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Aleph@UF: Manuscripts

Cataloging procedures and policies

Manuscript Cataloging Guidelines

Updated November 2018 by Dave Van Kleeck

 

Overview:

Manuscripts and small collections generally do not benefit from a finding aid and will be cataloged instead. Single manuscripts are always cataloged; generally small collections of 1 to 3 items are also cataloged. If you're unsure of how to handle a single item or small collection, speak to the Processing Archivist (Matt Kruse) for guidance. 

Use the Single Manuscript and Small Collection Accession Form to convey the necessary information to the Processing Archivist and catalogers.

 

The below guidelines are peculiar to description of manuscripts.  They are based on DCRM(Mss), unless otherwise specified (DACS, RDA).

 

TITLE
If the item has a title, transcribe as found on resource or on reference material.
Unless the title on resource is illegible, inaccurate, or misleading: Then, devise a title.
If it is not obvious from the resource, make a note about where the title was taken from.
If the item does not have a title, devise a title.

For devised titles, always include:

  • Form or genre (e.g., diary, sermon, account book, play)
  • Creator, if known
  • Date of intellectual creation, if known

Include as appropriate:

  • Subject or other distinguishing feature
  • Place of intellectual creation
  • Jurisdiction
  • Correspondent(s) or receipient(s)
  • Petitioner(s)

Examples:
Minimal: Diary of John Ward
With subject and date: Scrapbook of Libbie Maltbie about Alaska vacation, 1909
With place and date: Sermons written at Bexley and delivered at Bexley and Fairford, 1719-1736
With correspondent and date: John Cournos letter to Alfred Kreymborg, 1921 June 6

PRODUCTION
Record place of production in as full a form as can be identified (including street addresses, neighborhoods, etc.
when given).

Examples:
Minneapolis
Saratoga, New York
Marlborough House, London
10 Downing Street, London

 

When a manuscript has more than one place of production, either record the widest shared geographical area, or
all the places of production, as appropriate.

Examples:
For a diary kept while traveling through France: France
For a diary kept in Paris and London: Paris ; London

 

Normalize date of production, according to the form: YYYY Month DD. If helpful for identification, transcribe date
as given on resource in a note.

Examples:
Resource says “Sept. 26th, 1902″: 1902 September 26
Resource says “Christmas Day, 1945″: 1945 December 25

 

If the manuscript was created over time, record the first and last date of production connected by a hyphen

Examples:
1849-1852
1790 January 1-1800 December 31


Include bulk dates if considered important.

Example:
1920-1956 (bulk 1920-1923)


Record approximate dates as above, using RDA language. An approximate date, even spanning a century or two,
is always preferred over no date.

Examples:
approximately 1850-1856
July 1
between 1850 and 1900
not before 1850
not after 1850

 

If no date is determinable from the resource, outside sources, or otherwise estimable, use “undated” (as per DACS).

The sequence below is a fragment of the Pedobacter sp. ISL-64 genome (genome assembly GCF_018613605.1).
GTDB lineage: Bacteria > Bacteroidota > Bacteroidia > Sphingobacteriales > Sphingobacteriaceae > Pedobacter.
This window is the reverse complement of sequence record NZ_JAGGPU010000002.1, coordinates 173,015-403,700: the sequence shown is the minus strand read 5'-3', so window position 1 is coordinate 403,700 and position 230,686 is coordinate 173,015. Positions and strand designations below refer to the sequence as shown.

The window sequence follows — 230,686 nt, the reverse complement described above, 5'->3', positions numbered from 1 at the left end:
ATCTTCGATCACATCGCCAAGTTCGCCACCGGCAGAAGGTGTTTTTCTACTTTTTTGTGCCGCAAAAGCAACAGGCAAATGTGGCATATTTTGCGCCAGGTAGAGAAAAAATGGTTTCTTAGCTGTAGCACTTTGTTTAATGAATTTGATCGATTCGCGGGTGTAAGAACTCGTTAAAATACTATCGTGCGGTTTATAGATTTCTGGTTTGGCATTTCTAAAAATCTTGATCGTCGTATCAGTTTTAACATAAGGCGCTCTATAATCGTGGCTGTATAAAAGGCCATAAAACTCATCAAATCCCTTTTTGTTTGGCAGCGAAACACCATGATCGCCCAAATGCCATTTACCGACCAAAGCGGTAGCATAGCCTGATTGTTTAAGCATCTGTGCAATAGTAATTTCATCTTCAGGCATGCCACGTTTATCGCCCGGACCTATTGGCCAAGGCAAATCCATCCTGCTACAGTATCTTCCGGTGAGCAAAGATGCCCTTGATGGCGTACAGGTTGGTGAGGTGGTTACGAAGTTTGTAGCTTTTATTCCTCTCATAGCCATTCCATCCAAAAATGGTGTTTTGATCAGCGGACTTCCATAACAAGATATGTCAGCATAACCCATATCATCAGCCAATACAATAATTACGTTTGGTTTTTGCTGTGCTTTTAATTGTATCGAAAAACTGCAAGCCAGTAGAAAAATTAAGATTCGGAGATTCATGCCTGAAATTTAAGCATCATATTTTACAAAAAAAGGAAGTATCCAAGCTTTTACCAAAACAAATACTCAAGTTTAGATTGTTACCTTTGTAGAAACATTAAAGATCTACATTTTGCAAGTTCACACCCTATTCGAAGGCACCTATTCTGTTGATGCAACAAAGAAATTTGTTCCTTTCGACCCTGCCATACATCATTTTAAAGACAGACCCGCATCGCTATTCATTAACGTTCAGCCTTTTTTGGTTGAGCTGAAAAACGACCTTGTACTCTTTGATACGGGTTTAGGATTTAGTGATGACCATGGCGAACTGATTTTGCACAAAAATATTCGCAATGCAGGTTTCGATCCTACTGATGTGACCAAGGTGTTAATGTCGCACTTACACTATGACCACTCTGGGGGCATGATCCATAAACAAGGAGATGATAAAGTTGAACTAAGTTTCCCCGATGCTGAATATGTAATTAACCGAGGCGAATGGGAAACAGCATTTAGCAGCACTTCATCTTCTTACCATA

EXTENT
Give a number and the physical unit of the materials being described.

Examples:
1 item
5 volumes
50 technical drawings


When appropriate, use multiple statements, according to DACS.

Example:
1 volume, 5 photographs (in 1 box)


Optionally, qualify the statement of extent by highlighting important materials, according to DACS.

Example:
1 volume, including 20 deeds


Optionally, include a parallel statement of extent in parentheses.

Examples:
7 letters (in 1 portfolio)
1 volume (220 pages)


Electronic records may also be described in terms of size or structure.

Examples:
700 Megabytes
3 file directories containing 48 PDF files
23 digital files (1 Gigabyte)

 

If unusual or considered important, note materials used.

Examples:
1 roll : papyrus
1 volume : parchment


If considered important, indicate the presence and graphic process of illustrations.

Examples:
1 volume : illustrations (line drawings)
1 item : illustrations (watercolors)

BIOGRAPHICAL/HISTORICAL/ADMINISTRATIVE CONTEXT
Make notes as appropriate to contextualize the manuscript biographically and historically.


SCOPE AND CONTENT
Make a note about the scope and content of the manuscript if not otherwise identifiable from the description.


SUBJECTS & GENRES
Always include genre headings for type of manuscript (e.g., diaries)
Subjects should especially focus on persons and places.


RELATIONSHIP OF MANUSCRIPT TO PUBLISHED VERSIONS
Where relevant, make a note about the relationship to published versions.


OTHER PORTIONS OF THE MANUSCRIPT
Make a note about the location of other portions of a manuscript.


PREFERRED CITATION

[Title], Special and Area Studies Collections, George A. Smathers Libraries, University of Florida, Gainesville, Florida.

 

Workflow:

  1. Manuscript or small collection is acquired.
  2. Item (or information regarding item) is transferred to the Processing Archivist (Matt Kruse) who assigns an accession number.
  3. Item (or information regarding item) is transferred to a cataloger who catalogs the item.
  4. Item is returned or transferred to Processing Archivist for physical housing and storage.

 

Miscellanea Collecting Areas:

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